Saturday, April 10, 2010

The young Ogden Nash

I just took a long stroll to the public library and returned with treasures from the 1930s: the first two Thin Man movies, starring William Powell and Myrna Loy, and a poetry collection containing the early works of Ogden Nash.

Archibald MacLeish wrote the introduction to the collection and recounted Nash's beginnings as an poet:

/-----
In 1930 Mr. Herbert Hoover's Plateau of Permanent Prosperity had collapsed into the Great Depression carrying a generation with it -- most painfully, a generation of the young. Nash was twenty-eight, a failed prep school teacher, a failed bond salesman, and a failed sonneteer, supporting himself, if that is the term, by composing advertising copy for a New York publisher. He was approaching the age at which a young man's commitment to art can no longer survive on hope. After thirty, failure begins to taste of finality and it becomes harder and harder to try again. But as one approaches thirty things have a way of happening. And they did for Ogden Nash in his grubby office on that 1930 afternoon. He found himself -- or, if not precisely himself, then a form of language he could speak. It fell into half a dozen more or less rhymed couplets, which he might well have called (but didn't) "Portrait of the Artist as a Young Man," and it changed his life. It ended the failure, began a considerable literary success and, more astonishing than either, altered -- or began to alter -- the relation of his contemporaries to the time in which they lived:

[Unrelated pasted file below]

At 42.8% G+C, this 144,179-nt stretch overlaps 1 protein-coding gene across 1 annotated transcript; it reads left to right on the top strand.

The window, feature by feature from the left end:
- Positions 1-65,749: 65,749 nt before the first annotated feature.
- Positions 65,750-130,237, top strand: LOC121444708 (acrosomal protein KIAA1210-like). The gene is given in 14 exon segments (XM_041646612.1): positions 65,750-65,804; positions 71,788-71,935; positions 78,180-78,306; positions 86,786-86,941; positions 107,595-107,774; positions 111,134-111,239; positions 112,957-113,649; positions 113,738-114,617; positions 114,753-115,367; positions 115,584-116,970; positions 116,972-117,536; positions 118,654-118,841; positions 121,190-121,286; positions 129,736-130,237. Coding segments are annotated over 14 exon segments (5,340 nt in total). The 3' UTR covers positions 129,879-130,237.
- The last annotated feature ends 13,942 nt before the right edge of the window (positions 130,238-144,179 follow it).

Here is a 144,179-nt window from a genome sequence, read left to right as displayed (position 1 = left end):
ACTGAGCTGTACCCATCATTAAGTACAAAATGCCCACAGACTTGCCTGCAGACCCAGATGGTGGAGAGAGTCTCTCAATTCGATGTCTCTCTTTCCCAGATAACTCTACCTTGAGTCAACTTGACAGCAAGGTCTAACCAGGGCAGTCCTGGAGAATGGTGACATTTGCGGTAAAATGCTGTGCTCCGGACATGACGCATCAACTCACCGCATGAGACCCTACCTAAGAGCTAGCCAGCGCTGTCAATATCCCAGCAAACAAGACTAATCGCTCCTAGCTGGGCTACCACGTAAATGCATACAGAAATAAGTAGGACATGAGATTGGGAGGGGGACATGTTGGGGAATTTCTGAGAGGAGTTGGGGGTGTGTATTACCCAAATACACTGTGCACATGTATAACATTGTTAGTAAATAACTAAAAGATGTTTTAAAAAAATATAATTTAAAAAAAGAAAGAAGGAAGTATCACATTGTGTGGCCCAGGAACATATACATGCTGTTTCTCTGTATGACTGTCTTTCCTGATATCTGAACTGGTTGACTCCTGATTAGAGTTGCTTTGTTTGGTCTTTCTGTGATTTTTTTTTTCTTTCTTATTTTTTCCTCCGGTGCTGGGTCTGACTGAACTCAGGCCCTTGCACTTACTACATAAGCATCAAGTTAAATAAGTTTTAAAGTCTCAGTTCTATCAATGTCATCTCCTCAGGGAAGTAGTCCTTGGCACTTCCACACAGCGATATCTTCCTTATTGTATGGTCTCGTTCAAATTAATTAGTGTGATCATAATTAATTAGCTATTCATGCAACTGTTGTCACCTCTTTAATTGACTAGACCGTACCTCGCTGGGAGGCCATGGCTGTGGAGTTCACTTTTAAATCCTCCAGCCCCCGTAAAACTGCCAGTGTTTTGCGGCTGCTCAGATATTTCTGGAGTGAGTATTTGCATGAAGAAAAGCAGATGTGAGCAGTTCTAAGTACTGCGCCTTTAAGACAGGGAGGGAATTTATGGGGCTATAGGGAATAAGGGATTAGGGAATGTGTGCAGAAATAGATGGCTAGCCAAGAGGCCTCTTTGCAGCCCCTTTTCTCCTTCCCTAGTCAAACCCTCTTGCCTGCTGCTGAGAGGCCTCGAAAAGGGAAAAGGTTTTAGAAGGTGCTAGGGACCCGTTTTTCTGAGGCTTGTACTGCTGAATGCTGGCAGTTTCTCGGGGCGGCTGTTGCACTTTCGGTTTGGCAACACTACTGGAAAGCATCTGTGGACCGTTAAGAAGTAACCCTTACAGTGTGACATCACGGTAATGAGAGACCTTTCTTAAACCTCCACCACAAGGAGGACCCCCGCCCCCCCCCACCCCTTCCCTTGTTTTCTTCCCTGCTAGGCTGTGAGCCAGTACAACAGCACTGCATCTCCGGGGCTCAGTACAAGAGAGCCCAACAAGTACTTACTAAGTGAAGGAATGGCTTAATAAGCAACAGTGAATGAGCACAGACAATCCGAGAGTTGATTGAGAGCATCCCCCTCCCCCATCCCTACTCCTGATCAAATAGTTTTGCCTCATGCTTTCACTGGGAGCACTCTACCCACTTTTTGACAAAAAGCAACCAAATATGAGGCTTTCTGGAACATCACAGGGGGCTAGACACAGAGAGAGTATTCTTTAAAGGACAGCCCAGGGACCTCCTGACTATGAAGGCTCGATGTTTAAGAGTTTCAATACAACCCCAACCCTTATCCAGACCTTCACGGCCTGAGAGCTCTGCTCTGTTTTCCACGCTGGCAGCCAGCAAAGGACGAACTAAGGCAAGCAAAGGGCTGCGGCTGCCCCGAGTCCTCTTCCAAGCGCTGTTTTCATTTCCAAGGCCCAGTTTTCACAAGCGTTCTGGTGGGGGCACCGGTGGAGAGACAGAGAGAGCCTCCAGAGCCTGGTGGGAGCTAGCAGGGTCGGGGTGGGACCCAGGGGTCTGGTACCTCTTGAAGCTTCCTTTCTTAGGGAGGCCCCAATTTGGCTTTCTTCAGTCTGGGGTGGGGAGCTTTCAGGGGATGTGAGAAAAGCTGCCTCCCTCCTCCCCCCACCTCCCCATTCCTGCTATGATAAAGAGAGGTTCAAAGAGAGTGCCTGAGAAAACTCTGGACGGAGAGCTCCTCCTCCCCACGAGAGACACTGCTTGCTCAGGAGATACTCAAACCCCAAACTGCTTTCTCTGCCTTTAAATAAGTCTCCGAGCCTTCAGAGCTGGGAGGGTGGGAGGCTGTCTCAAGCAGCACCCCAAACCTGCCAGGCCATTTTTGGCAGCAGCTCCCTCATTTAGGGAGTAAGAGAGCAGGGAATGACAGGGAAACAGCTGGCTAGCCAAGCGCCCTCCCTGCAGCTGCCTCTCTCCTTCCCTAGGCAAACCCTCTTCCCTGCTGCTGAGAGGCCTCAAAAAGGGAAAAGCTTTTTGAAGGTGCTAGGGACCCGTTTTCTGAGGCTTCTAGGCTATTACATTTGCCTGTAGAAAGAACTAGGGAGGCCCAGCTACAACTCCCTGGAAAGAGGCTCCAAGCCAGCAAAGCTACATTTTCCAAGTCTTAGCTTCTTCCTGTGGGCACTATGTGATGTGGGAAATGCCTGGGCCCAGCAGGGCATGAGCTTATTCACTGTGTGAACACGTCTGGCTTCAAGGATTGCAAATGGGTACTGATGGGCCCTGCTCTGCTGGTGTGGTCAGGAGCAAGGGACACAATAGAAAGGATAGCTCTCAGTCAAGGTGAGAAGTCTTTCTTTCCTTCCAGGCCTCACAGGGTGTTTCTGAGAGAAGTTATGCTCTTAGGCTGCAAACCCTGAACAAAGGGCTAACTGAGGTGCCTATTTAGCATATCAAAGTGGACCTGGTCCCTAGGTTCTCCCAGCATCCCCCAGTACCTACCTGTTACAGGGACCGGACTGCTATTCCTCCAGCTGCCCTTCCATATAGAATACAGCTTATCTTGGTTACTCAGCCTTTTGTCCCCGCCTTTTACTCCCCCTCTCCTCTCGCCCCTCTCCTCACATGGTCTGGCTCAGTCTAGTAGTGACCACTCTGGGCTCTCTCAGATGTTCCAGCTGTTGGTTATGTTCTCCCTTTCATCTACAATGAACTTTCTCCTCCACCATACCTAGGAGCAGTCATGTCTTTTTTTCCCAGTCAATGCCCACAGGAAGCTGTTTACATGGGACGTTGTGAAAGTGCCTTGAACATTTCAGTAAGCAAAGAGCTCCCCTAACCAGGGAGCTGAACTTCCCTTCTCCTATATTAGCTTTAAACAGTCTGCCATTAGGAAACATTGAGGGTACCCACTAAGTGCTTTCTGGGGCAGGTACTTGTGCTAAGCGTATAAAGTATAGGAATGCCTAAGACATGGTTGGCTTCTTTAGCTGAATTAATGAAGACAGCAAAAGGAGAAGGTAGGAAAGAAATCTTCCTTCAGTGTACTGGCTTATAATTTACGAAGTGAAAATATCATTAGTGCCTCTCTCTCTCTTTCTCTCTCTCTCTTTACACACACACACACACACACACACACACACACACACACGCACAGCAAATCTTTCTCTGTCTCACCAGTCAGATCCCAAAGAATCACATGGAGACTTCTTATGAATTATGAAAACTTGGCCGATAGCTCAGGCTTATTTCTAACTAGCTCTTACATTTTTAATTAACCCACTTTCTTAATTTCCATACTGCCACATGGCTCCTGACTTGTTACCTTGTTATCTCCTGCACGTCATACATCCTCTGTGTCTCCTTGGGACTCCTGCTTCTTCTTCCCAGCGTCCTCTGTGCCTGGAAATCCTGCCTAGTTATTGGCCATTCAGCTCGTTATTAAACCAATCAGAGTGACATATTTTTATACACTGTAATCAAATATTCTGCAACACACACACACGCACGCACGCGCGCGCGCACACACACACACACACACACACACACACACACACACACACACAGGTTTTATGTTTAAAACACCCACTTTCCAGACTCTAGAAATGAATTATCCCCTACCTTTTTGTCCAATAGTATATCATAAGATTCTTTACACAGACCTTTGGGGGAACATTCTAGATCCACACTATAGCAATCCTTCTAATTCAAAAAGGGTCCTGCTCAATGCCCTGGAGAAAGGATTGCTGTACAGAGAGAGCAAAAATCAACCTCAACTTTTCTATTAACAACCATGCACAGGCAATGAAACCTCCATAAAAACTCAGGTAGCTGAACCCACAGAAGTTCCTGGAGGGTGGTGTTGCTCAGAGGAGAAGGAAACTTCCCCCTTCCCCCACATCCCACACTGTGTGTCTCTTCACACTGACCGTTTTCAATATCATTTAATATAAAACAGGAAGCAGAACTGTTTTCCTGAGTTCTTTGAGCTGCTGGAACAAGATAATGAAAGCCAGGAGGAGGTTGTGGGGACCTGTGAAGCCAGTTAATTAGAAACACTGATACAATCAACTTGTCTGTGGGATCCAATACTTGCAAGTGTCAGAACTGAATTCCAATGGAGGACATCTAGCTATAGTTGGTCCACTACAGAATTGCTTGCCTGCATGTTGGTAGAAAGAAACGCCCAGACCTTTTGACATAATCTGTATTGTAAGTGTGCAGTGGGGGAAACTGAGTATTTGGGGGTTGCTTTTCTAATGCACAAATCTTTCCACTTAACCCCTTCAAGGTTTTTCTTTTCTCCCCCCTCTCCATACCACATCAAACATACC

I sit in an office at 244 Madison Avenue
And say to myself You have a responsible job, havenue?
Why then do you fritter away your time on this doggerel?
If you have a sore throat you can cure it by using a good goggeral...

-----/

Ogden Nash's first poetry volume Hard Lines (1931) showed his art fully formed. In addition to his poetic breakthrough quoted above, entitled Spring Comes to Murray Hill, the volume includes the seven arguably best-known words in poetry:

REFLECTION ON ICE-BREAKING

Candy
Is dandy
But liquor
Is quicker


The volume also includes one of my favorite short Nash poems, a touching poem that Nash wrote in a rare somber vein.

OLD MEN

People expect old men to die
They do not really mourn old men
Old men are different. People look
At them with eyes that wonder when...
People watch with unshocked eyes;
But the old men know when an old man dies.


Here are two characteristically sprightly poems from his volume The Primrose Path (1935). The second poem totally befuddles my computer's spellchecker.

THE GERM

A mighty creature is the germ,
Though smaller than the pachyderm.
His customary dwelling place
Is deep within the human race.
His childish pride he often pleases
By giving people strange diseases.
Do you, my poppet, feel infirm?
You probably contain a germ.


* * *

There was a brave girl of Connecticut
Who flagged the express with her pecticut,
Which her elders defined
As presence of mind,
But deplorable absence of ecticut.

No comments:

Post a Comment